With the seemingly endless amount of food variety Shanghai restaurants have to offer, the downtown area in particular has something that suits everyone’s flavor. Fine-dining here is served with superior quality, and is bound to leave visitors craving for more. Around the Bund, several big names can be found, such as Jade on 36, or M On The Bund, both of which cater exquisite cuisine with flawless service. For an even more memorable meal, having a bite in Shanghai’s first and only Michelin star venue — Stillers might just be the right choice.
If such high-end options are not your cup-of-tea, no need to worry! By simply strolling around the city center, one cannot walk more than a few steps without stumbling upon local delicacies in small food stands, or scattered around shopping malls. It will be a real-challenge to leave downtown Shanghai with an empty-stomach!
Spending a night in downtown Shanghai means spending a night in one of the most exciting cities in the world. This area offers some of the most pristine lodging options in the country. Naturally, hotels around the Bund and the rest of the central area are bound to be pricier, though budget options do exist as well. One recommendation of a wallet-friendly hotel that can still provide comfort, is the Captain Hostel, which also has a highly recommended rooftop bar.
For those wanting to get the “full Shanghai experience” of being surrounded in wealth, there are plenty of higher-end options in the area, such as the prestigious Grand Hyatt Shanghai atop the Jinmao tower.
A trip to Shanghai’s downtown area, without a visit to the glamorous nightlife scene it has to offer, would be incomplete. Whether you are looking for a high-class cocktail bar, an energy filled dance-floor in a club, or just a local hang-out bar, the best of all worlds can be found here. The experience is sure to leave a lasting impression, as the area consistently draws in weekend-crowds from all corners of Shanghai (and even other cities), just for a taste of the dazzling experience.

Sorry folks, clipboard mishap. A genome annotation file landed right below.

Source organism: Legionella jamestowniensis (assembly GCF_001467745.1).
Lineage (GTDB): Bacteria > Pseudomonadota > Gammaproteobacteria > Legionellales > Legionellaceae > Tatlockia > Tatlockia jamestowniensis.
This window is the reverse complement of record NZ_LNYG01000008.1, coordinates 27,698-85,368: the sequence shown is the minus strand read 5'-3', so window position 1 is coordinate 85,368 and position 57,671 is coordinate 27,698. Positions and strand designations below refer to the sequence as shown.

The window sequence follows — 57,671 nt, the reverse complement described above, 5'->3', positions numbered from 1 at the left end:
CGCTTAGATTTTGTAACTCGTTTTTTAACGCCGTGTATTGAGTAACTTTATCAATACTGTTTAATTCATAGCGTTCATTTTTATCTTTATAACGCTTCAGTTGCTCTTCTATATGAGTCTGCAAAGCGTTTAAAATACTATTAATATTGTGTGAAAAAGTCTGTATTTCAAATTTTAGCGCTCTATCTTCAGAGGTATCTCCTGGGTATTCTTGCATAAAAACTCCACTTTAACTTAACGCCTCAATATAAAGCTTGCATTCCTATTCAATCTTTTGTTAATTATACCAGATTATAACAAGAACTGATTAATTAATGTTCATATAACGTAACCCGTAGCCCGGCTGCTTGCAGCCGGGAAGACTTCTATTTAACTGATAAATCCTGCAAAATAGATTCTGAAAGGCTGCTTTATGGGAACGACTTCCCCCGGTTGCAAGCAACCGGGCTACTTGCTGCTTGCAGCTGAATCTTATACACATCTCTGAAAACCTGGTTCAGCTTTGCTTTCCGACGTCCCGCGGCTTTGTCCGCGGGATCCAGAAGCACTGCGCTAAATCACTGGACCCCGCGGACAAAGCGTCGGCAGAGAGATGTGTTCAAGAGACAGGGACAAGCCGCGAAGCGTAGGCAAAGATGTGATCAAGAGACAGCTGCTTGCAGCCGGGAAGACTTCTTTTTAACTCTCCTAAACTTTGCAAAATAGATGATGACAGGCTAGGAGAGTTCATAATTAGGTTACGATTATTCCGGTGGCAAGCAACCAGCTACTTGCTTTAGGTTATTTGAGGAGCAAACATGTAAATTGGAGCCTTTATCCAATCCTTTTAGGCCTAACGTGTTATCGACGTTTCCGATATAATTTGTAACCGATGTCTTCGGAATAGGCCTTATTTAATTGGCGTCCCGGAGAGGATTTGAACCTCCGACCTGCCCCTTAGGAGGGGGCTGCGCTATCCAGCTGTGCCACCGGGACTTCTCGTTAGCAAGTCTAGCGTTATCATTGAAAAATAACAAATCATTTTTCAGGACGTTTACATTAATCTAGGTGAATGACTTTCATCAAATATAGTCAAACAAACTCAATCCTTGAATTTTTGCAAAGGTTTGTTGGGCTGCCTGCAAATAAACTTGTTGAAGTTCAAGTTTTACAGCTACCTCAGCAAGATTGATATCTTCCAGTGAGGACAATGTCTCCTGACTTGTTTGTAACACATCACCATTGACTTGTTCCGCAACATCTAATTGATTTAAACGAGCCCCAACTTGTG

The Bund homes many classy venues, perfect for a romantic evening of drinks and live music. Bear in mind that prices of drinks here are extremely high, especially in locations that offer unique views of the area. One such place is House of Roosevelt — said to be the best wine bar in Shanghai. For a more upbeat vibe, Unico club and Bar Rouge are both great choices for exotic cocktails, dance parties, and performances.
For the true music-lovers, House of Blues and Jazz is a reputable European-style jazz bar with excellent artists and a mystical atmosphere.
With a population of 24.1 million people, Shanghai is the most populous city in the world. As can be expected, this puts a heavy toll on transportation within the city. While taxis might be a convenient form of transportation in many parts of China, in Shanghai — because of the large area and heavy congestion — the trip times and fares might reach extreme highs. Therefore, the most recommended mode of transport in and out of downtown Shanghai is the Metro (Lines 1 and 2).
Not only during festivals and weekends, the downtown area tends to be crowded all-year-round, so travelers are advised to exercise caution with valuables being carried, and pay extra attention if travelling with children.
Shanghai is one of the most expensive cities in China, and the prices of food and drinks are even higher around the center. Be ready to spend almost twice as much for food and drinks as what you might spend in other cities in China.
Shanghai’s weather is notoriously known as unfavorable, to say the least. The summers can be scorching hot, and its close proximity to the ocean means a lot of rain and heavy precipitation.
When choosing the perfect time for a visit in Shanghai, there are two main points to consider. Firstly, it is recommended to go visit Shanghai in transitional seasons (spring and autumn), to avoid extreme weather conditions. Secondly, in order to avoid unbearable waves of people at the popular travel destinations, it would be wise to avoid going during Chinese public holidays, or peak travel seasons.
Choosing to tour Shanghai is obviously an excellent choice, but one that may be challenging to plan for, as the size of the city — combined with an endless amount of attractions — may be overwhelming.
It is recommended to spend at least 2 days of sightseeing in order to get a decent sense of the area. If shopping is a major part of the agenda, an additional day set aside for it may be necessary.
Start the morning with a relaxing stroll through the French Concession, and have a light lunch in one of the many small restaurants in the area.
For more tips and ideas for planning a Shanghai downtown tour, check out our Shanghai Trip Planner.
Here at China Highlights, we provide a state-of-the-art solution for planning the perfect trip in China. Our Create My Trip service means we design the perfect tour for you from your ideas and requirements.
For recommended itineraries and further information on various tours around Shanghai, see our Shanghai tours.
For 1–2 days tours, check out:
If a whole day still seems too long for a tour, then our Shanghai Chic by Night tour is the perfect choice!